Mian Kashif Zia said that in order to increase the country’s exports, the value added textile sector must be given equal facilities as the competitive countries. He said that it was important to continue the policy of electricity and gas at special rates. If this was not done then not only the industry would be shut down but also millions of workers would become unemployed. He said that in order to get rid of external debts, value added textile exports should be increased so as to avoid dictation of IMF.

Atif Munir Sheikh President Faisalabad Chamber of Commerce and Industry (FCCI) said that the government has to take our problems seriously and solve all the problems in the textile sector as soon as possible. He said that we have no political agenda but we want to strengthen the sinking economy by increasing the country’s exports and for this it is necessary to take all stakeholders into confidence.

Waheed Khaliq Rame Chairman Power Loom Owners Association said that our industry is also close to closure. If the present government does not reduce the electricity rates, not only the workers but also the owners will be on the streets.

Shakeel Ansari, chairman of the Sizing Association, said that the prices of our raw materials have doubled even before the rise of the dollar, and it has become very difficult to do business in such circumstances. He said that the government should immediately announce relief to the textile industry in consultation with all stakeholders.

Dr Khurram Tariq former Central Chairman PHMA said that we are not seeking any subsidy from the government in terms of electricity and gas but electricity and gas should be given to the textile sector according to their cost. He said that the entire burden of non-recovery is placed on our industry. This raises the price of electricity and gas for the industry and the entire burden is borne by our industry.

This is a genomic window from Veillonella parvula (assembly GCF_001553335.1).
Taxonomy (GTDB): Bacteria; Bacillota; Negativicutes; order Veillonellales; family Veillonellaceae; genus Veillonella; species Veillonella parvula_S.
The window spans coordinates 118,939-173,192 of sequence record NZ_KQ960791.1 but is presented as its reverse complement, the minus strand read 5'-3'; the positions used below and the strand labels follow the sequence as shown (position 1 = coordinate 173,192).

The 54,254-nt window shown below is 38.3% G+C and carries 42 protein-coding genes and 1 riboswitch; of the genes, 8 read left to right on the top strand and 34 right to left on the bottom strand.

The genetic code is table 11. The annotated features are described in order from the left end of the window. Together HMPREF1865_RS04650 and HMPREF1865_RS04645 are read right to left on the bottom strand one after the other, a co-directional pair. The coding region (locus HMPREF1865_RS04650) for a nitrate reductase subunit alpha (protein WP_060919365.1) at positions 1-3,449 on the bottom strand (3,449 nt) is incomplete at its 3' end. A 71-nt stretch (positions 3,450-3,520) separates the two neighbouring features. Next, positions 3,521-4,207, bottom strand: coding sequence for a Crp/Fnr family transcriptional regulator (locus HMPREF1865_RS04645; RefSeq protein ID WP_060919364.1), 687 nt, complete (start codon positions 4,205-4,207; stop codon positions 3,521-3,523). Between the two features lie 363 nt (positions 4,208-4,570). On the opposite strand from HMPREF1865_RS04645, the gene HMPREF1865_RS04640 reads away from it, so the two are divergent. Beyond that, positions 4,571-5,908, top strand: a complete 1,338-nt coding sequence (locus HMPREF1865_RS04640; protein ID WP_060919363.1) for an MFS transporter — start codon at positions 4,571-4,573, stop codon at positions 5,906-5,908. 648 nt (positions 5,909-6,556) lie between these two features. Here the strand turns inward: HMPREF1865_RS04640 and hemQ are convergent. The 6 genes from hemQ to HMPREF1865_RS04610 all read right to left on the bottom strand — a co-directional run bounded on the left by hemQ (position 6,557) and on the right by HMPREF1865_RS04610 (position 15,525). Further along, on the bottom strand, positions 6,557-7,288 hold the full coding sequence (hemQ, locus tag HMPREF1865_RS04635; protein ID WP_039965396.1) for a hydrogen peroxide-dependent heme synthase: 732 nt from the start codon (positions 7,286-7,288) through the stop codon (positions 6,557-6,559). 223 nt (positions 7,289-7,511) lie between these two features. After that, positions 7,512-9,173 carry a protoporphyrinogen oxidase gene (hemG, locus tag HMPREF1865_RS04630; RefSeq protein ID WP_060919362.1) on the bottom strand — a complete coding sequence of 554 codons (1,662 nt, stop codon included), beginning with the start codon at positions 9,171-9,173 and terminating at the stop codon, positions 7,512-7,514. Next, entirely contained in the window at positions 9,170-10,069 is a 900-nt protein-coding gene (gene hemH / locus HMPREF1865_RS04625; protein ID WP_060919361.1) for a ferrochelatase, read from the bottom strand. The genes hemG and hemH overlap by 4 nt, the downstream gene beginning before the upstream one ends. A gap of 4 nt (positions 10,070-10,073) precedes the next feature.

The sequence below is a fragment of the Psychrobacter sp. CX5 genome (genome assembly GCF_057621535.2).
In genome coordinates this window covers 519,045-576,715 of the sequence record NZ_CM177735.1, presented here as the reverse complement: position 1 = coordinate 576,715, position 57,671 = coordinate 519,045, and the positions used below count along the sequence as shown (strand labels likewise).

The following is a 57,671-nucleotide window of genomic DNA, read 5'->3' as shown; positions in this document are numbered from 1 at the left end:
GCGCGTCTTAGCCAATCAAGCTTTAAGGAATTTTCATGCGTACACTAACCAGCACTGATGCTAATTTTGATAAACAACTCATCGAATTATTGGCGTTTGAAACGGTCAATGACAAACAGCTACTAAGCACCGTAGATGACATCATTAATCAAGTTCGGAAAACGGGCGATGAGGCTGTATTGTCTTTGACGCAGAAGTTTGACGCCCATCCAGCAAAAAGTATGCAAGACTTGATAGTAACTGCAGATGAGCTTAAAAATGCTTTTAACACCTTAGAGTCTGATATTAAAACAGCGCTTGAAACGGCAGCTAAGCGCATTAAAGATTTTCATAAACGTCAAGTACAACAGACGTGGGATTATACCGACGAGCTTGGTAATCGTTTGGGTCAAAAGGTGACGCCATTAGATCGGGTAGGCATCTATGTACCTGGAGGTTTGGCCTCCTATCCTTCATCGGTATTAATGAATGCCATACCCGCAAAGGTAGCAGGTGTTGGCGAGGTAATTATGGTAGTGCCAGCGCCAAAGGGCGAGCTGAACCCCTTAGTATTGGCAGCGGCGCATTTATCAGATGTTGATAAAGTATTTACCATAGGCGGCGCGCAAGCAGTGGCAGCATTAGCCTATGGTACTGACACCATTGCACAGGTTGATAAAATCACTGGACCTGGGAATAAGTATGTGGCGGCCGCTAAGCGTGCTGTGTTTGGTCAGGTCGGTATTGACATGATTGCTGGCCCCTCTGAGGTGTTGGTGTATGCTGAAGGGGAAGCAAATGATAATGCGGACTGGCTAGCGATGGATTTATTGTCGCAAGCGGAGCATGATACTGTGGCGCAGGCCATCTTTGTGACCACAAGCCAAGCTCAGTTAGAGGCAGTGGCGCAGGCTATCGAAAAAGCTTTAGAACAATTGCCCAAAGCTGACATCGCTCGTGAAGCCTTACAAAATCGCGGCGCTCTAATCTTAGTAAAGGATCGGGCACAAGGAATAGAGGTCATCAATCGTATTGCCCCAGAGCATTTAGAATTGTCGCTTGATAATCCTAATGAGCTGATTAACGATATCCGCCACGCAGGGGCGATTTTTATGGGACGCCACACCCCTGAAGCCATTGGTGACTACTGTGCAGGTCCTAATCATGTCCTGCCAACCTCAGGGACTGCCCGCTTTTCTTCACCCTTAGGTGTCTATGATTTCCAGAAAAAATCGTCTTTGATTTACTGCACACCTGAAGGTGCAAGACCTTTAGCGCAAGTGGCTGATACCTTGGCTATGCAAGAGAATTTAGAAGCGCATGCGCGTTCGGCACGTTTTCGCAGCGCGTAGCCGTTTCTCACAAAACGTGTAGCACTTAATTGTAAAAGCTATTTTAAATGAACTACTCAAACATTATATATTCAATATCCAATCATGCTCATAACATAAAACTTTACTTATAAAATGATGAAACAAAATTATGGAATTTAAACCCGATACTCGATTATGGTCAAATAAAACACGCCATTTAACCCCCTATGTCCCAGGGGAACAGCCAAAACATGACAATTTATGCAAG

Moreover, ICE cotton futures were little changed on Tuesday but were headed for their biggest monthly drop in more than two years pressured by a stronger dollar and forecasts for rain in key growing regions of West Texas.

Cotton contracts for July fell 0.27 cent, or 0.19%, to 139.15 cents per lb, at 1:29 p.m. ET. It traded between 139.05 cents and 142.00 cents a lb. The contract was down 8.6% so far this month.

“It seems to be a little more rain in the forecast for West Texas and the U.S. dollar is up today,” said Keith Brown, principal at cotton broker Keith Brown and Co in Georgia.

The U.S. dollar rose across the board as Treasury yields climbed and worries over a further acceleration in global inflation kept investors’ risk appetite at bay. USD/Oil prices extended a bull run as the European Union agreed to a partial and phased ban on Russian oil and China decided to ease some COVID-19 restrictions.

Higher oil prices make polyester, a substitute for cotton, more expensive. China cotton futures on the Zhengzhou Commodity Exchange were up 0.6% at 20,515 yuan per tonne.

Chicago wheat futures fell after Russian President Vladimir Putin expressed readiness to allow blocked Ukrainian grain vessels from Black Sea ports. The Spot Rate remained unchanged at Rs 22500 per maund. The Polyester Fiber was available at Rs 305 per kg.